Fiore (pictured left) is a vocal advocate of concealed carry laws who made headlines back in February when she suggested in a NY Times interview that combating sexual assault on college campuses would be easier “If these young, hot little girls on campus have a firearm, I wonder how many men will want to assault them. The sexual assaults that are occurring would go down once these sexual predators get a bullet in their head.”

Last night the 45-year old controversial 2nd term politician posted an inflammatory Twitter message (pictured above) promoting a Website linked to the ultra right-wing John Birch Society and suggested that the strict gun control laws in France were to blame for the attacks committed by three separate highly-coordinated ISIS attackers on Friday night.

While I can certainly recognize that she was probably shocked and upset when she posted that Tweet at 8:17pm Friday night as news of the Paris attacks were unfolding, that's still a pretty simplistic and irresponsible message to post on social media when a comprehensive investigation has only just started.

She has absolutely no evidence that concealed carry laws allowing French citizens to carry weapons would have done anything to stop the carefully-coordinated attacks by ISIS last night.

While it's obviously horrific that 129 people were killed in the Paris attacks yesterday, I'm not sure Fiore understands that more than 11,485 people have been killed in gun-related incidents in the U.S. this year alone according to statistics posted by 11,485.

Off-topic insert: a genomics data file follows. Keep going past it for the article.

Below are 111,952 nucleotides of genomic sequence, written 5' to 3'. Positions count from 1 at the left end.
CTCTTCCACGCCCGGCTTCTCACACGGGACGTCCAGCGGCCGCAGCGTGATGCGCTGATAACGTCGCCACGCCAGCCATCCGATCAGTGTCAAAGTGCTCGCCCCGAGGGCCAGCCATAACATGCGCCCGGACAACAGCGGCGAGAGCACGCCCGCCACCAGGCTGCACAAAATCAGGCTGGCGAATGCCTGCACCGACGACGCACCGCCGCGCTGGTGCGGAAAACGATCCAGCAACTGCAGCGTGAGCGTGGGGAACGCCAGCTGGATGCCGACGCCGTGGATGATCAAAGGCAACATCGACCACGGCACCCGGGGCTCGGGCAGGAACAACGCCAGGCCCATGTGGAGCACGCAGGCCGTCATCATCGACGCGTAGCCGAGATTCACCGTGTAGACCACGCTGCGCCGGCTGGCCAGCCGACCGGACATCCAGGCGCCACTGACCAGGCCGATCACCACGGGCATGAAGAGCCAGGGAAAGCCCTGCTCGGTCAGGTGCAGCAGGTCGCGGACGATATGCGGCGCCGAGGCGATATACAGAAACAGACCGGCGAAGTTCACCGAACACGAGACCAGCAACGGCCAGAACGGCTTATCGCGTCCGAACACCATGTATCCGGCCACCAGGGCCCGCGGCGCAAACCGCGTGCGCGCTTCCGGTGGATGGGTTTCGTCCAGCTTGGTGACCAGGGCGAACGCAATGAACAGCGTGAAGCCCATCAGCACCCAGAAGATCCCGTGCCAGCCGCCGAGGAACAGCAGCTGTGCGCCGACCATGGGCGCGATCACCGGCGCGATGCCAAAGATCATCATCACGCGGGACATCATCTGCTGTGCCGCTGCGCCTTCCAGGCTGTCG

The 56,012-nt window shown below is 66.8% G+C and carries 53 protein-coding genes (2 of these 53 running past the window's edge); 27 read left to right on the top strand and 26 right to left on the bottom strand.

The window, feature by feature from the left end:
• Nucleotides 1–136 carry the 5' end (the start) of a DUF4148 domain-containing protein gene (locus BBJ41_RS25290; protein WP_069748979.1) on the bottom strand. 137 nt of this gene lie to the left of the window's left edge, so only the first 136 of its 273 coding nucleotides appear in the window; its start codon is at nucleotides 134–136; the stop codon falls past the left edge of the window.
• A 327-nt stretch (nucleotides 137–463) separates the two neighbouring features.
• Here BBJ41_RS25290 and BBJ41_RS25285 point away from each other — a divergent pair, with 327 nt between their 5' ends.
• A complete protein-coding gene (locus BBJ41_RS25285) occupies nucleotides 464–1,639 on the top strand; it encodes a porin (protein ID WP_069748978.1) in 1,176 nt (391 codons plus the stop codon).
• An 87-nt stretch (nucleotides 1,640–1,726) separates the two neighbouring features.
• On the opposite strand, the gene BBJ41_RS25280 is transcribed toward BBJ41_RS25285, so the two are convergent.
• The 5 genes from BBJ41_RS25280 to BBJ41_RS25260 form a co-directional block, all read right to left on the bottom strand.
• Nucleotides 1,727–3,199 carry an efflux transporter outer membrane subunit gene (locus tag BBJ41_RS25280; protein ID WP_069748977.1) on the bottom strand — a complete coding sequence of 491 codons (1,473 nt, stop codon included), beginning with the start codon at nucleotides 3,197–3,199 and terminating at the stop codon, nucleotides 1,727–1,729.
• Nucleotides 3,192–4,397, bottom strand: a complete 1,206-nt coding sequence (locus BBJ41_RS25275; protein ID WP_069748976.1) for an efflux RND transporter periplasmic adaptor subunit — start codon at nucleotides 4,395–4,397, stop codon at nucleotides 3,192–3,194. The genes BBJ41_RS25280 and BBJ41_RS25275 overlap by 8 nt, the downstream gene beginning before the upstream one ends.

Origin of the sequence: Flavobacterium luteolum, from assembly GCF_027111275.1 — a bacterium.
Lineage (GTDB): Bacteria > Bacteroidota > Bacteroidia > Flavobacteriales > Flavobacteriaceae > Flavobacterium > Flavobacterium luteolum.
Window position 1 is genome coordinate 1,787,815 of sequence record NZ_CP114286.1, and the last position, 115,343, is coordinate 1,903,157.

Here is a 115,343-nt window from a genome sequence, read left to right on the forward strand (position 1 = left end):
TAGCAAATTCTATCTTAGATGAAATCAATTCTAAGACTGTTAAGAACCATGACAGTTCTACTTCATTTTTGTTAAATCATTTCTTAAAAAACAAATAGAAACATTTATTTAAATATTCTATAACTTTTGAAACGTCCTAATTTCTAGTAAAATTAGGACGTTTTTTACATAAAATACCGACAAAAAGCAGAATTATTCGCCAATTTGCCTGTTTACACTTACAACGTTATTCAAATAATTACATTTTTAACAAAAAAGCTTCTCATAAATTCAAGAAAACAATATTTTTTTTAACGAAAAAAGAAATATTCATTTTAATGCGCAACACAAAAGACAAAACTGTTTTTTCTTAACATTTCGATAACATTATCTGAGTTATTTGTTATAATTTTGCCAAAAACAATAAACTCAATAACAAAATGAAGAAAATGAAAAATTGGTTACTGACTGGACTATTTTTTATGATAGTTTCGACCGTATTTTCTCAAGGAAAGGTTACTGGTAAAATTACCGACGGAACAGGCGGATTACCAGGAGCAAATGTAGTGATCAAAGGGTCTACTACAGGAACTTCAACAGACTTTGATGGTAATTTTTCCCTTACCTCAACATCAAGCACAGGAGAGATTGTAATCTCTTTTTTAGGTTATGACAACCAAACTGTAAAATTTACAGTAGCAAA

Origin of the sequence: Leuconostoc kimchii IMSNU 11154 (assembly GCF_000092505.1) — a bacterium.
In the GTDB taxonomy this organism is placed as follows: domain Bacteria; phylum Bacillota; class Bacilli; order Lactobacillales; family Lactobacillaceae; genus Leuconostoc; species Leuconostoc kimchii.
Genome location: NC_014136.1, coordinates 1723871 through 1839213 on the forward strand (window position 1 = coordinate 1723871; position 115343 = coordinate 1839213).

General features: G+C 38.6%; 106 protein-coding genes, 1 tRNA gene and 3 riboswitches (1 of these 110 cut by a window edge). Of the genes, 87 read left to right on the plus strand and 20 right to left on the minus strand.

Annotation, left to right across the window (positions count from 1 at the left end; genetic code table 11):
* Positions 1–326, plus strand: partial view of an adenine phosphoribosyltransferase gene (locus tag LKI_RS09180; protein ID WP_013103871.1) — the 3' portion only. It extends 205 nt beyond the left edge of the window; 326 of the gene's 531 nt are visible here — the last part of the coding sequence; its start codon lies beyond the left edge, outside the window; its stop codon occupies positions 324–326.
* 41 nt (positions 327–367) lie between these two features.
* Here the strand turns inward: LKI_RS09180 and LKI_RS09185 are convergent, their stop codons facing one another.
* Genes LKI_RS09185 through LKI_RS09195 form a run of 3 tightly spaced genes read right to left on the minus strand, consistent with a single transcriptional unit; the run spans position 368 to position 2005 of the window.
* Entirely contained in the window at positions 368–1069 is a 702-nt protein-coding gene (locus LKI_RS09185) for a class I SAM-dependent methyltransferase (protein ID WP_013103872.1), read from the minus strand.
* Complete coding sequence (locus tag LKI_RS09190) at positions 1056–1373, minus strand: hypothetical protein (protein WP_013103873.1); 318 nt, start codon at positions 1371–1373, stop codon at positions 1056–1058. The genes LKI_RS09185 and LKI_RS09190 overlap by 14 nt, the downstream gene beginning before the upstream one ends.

Contrast that number with France where a total of 1,856 people died from gun-related incidents in 2012.

The attacks in Paris are another horrific reminder of the global danger of a radicalized extremist terror movement guided by medieval principles that doesn't recognize borders, ethics, morals or laws.

If Republicans want to make some kind of constructive or insightful commentary on these acts that helps to build consensus on how to stop them, or reveals details about their own foreign policy objectives; so be it.

But if GOP politicians or candidates just want to use another nation's tragedy as a cheap political soundbite, then they might as well just keep their mouths shut - because by politicizing a terrorist attack, some Republicans are simply revealing how disconnected to reality they are.

And as David Brooks observed, whether the issue is abortion, immigration, terrorism or the art of governance, operating in an echo chamber that's detached from the mainstream isn't the way to win the White House; let alone stay relevant to an increasingly diverse American landscape.